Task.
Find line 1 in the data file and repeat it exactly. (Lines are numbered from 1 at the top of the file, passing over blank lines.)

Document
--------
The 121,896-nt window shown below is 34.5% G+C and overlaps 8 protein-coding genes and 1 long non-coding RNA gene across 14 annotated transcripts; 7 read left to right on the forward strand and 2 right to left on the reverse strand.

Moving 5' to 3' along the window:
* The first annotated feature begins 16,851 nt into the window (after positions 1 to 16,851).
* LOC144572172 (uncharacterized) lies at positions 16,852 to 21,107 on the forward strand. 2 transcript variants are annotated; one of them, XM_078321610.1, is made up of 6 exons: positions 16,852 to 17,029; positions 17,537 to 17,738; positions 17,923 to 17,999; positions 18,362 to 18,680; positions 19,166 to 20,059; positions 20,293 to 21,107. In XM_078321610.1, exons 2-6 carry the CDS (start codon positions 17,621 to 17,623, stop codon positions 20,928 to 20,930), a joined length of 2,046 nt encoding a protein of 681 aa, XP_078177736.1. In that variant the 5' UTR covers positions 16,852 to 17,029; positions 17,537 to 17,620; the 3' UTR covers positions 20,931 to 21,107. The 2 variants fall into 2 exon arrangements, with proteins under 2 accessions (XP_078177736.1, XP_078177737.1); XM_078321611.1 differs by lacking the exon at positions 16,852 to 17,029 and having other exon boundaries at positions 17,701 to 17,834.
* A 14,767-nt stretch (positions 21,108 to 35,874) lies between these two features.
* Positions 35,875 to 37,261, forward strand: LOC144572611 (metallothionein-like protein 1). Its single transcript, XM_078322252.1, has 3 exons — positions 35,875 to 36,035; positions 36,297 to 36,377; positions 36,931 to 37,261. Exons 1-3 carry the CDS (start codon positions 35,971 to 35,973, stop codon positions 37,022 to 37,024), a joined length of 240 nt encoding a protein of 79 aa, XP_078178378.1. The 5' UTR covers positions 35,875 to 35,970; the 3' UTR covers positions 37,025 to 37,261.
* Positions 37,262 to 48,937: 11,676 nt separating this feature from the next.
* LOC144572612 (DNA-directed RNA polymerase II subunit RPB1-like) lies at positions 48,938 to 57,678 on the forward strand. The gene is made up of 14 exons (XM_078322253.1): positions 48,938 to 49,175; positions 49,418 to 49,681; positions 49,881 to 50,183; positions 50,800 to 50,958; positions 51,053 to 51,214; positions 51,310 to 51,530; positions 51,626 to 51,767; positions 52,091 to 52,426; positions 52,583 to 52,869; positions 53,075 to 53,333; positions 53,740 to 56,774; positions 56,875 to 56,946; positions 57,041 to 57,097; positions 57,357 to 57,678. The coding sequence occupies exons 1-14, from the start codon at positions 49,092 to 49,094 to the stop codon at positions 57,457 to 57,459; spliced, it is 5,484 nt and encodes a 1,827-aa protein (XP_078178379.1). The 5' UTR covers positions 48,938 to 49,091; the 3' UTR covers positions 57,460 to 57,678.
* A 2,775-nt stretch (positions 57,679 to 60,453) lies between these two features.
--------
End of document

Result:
The 121,896-nt window shown below is 34.5% G+C and overlaps 8 protein-coding genes and 1 long non-coding RNA gene across 14 annotated transcripts; 7 read left to right on the forward strand and 2 right to left on the reverse strand.